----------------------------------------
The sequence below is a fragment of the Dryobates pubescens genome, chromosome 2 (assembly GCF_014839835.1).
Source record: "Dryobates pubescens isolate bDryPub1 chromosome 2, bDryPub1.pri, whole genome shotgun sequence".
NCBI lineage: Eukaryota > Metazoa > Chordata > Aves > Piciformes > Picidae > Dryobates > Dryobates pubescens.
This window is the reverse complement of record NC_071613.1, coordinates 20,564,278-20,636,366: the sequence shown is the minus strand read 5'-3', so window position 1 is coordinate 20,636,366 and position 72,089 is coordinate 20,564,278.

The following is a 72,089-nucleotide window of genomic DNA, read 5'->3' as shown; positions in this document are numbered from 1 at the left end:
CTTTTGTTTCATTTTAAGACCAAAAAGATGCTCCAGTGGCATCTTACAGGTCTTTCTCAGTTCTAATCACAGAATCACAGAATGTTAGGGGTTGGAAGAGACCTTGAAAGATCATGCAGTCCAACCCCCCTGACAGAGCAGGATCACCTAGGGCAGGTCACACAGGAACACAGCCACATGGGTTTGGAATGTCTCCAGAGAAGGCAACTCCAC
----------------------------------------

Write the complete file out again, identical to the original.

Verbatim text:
The sequence below is a fragment of the Dryobates pubescens genome, chromosome 2 (assembly GCF_014839835.1).
Source record: "Dryobates pubescens isolate bDryPub1 chromosome 2, bDryPub1.pri, whole genome shotgun sequence".
NCBI lineage: Eukaryota > Metazoa > Chordata > Aves > Piciformes > Picidae > Dryobates > Dryobates pubescens.
This window is the reverse complement of record NC_071613.1, coordinates 20,564,278-20,636,366: the sequence shown is the minus strand read 5'-3', so window position 1 is coordinate 20,636,366 and position 72,089 is coordinate 20,564,278.

The following is a 72,089-nucleotide window of genomic DNA, read 5'->3' as shown; positions in this document are numbered from 1 at the left end:
CTTTTGTTTCATTTTAAGACCAAAAAGATGCTCCAGTGGCATCTTACAGGTCTTTCTCAGTTCTAATCACAGAATCACAGAATGTTAGGGGTTGGAAGAGACCTTGAAAGATCATGCAGTCCAACCCCCCTGACAGAGCAGGATCACCTAGGGCAGGTCACACAGGAACACAGCCACATGGGTTTGGAATGTCTCCAGAGAAGGCAACTCCAC